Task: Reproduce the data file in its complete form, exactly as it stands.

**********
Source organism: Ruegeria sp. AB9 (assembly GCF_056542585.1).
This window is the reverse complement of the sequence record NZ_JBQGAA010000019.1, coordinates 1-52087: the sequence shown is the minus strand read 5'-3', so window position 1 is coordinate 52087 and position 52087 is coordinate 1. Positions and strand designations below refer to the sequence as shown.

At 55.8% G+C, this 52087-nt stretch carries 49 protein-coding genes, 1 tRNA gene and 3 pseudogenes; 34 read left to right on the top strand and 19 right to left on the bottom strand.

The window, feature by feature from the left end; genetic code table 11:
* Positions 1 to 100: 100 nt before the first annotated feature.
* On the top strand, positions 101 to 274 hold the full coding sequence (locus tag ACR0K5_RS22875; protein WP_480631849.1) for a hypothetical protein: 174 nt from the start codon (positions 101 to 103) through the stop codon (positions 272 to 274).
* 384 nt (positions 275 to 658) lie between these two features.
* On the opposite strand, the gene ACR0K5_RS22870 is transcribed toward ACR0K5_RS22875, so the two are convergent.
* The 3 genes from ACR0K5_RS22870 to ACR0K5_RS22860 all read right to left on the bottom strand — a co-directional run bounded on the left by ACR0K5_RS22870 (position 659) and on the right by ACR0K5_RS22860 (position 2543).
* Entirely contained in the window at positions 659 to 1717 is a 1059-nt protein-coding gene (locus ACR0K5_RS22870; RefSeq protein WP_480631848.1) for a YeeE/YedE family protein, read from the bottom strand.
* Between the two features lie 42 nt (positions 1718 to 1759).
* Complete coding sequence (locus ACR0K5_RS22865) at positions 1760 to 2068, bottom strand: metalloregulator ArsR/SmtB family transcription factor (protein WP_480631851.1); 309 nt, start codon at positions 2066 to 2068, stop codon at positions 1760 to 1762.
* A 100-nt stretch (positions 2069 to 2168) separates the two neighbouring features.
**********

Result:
Source organism: Ruegeria sp. AB9 (assembly GCF_056542585.1).
This window is the reverse complement of the sequence record NZ_JBQGAA010000019.1, coordinates 1-52087: the sequence shown is the minus strand read 5'-3', so window position 1 is coordinate 52087 and position 52087 is coordinate 1. Positions and strand designations below refer to the sequence as shown.

At 55.8% G+C, this 52087-nt stretch carries 49 protein-coding genes, 1 tRNA gene and 3 pseudogenes; 34 read left to right on the top strand and 19 right to left on the bottom strand.

The window, feature by feature from the left end; genetic code table 11:
* Positions 1 to 100: 100 nt before the first annotated feature.
* On the top strand, positions 101 to 274 hold the full coding sequence (locus tag ACR0K5_RS22875; protein WP_480631849.1) for a hypothetical protein: 174 nt from the start codon (positions 101 to 103) through the stop codon (positions 272 to 274).
* 384 nt (positions 275 to 658) lie between these two features.
* On the opposite strand, the gene ACR0K5_RS22870 is transcribed toward ACR0K5_RS22875, so the two are convergent.
* The 3 genes from ACR0K5_RS22870 to ACR0K5_RS22860 all read right to left on the bottom strand — a co-directional run bounded on the left by ACR0K5_RS22870 (position 659) and on the right by ACR0K5_RS22860 (position 2543).
* Entirely contained in the window at positions 659 to 1717 is a 1059-nt protein-coding gene (locus ACR0K5_RS22870; RefSeq protein WP_480631848.1) for a YeeE/YedE family protein, read from the bottom strand.
* Between the two features lie 42 nt (positions 1718 to 1759).
* Complete coding sequence (locus ACR0K5_RS22865) at positions 1760 to 2068, bottom strand: metalloregulator ArsR/SmtB family transcription factor (protein WP_480631851.1); 309 nt, start codon at positions 2066 to 2068, stop codon at positions 1760 to 1762.
* A 100-nt stretch (positions 2069 to 2168) separates the two neighbouring features.